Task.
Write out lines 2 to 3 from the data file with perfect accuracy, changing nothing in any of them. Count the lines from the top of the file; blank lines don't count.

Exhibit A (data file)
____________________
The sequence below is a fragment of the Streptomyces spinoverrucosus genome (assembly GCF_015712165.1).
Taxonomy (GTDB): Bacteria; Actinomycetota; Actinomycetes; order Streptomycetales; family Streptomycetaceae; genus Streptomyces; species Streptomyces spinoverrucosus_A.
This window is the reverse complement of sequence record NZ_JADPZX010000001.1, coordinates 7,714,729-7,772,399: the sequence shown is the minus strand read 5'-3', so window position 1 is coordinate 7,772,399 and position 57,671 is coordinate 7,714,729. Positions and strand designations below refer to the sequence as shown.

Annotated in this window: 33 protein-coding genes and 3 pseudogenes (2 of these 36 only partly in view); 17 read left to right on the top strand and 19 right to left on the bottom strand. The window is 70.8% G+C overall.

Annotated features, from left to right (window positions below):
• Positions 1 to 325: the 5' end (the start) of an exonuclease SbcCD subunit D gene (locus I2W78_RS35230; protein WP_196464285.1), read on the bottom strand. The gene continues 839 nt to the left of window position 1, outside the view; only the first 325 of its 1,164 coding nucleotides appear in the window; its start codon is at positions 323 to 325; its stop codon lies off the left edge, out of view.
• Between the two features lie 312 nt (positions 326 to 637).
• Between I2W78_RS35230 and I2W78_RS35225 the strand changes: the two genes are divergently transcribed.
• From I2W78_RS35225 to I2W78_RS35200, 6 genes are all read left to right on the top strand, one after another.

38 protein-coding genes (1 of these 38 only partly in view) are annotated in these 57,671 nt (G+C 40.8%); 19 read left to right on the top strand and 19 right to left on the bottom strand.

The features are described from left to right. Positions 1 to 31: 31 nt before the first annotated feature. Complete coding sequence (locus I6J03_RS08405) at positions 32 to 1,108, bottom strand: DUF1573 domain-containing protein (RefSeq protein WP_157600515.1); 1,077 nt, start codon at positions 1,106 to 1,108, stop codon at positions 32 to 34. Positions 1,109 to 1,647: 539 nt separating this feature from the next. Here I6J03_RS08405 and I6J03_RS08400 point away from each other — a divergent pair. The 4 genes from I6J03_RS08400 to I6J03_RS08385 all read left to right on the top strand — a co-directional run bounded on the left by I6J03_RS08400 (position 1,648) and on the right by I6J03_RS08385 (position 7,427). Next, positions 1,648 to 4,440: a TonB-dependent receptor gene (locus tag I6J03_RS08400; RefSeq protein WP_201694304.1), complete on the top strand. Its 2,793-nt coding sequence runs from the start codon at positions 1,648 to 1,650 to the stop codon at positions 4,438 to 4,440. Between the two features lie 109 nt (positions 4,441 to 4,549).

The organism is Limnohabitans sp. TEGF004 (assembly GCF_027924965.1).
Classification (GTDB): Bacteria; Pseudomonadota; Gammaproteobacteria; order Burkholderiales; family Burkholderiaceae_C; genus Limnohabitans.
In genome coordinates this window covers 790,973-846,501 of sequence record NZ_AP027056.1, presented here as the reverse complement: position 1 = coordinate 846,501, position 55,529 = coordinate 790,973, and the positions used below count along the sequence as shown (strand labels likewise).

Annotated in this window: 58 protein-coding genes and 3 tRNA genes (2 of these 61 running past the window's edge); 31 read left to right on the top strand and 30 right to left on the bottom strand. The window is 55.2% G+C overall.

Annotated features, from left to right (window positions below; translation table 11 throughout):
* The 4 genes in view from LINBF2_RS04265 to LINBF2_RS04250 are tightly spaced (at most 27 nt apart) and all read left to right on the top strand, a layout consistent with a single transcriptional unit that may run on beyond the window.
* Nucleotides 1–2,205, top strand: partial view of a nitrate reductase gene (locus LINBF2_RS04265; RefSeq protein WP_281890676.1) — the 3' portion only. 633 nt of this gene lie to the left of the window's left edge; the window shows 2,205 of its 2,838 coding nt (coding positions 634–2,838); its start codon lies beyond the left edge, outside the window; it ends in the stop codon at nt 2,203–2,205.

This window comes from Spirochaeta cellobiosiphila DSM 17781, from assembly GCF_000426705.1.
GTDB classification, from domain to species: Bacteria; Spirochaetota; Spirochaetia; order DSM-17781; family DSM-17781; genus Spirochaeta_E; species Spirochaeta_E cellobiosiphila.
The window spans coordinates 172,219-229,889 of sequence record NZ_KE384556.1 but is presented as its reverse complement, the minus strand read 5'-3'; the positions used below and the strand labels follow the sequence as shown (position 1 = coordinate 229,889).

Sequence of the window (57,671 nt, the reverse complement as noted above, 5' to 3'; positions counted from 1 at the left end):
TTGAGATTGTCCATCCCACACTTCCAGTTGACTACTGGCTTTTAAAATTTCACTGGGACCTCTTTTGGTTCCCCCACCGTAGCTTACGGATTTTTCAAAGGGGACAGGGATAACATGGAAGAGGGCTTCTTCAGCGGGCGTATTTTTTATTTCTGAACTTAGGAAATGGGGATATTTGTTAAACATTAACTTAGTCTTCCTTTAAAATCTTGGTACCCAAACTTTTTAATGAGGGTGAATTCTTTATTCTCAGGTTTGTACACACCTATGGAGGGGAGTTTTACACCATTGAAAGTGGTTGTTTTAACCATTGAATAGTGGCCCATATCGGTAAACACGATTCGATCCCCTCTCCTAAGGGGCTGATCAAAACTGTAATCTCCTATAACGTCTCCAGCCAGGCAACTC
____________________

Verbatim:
Taxonomy (GTDB): Bacteria; Actinomycetota; Actinomycetes; order Streptomycetales; family Streptomycetaceae; genus Streptomyces; species Streptomyces spinoverrucosus_A.
This window is the reverse complement of sequence record NZ_JADPZX010000001.1, coordinates 7,714,729-7,772,399: the sequence shown is the minus strand read 5'-3', so window position 1 is coordinate 7,772,399 and position 57,671 is coordinate 7,714,729. Positions and strand designations below refer to the sequence as shown.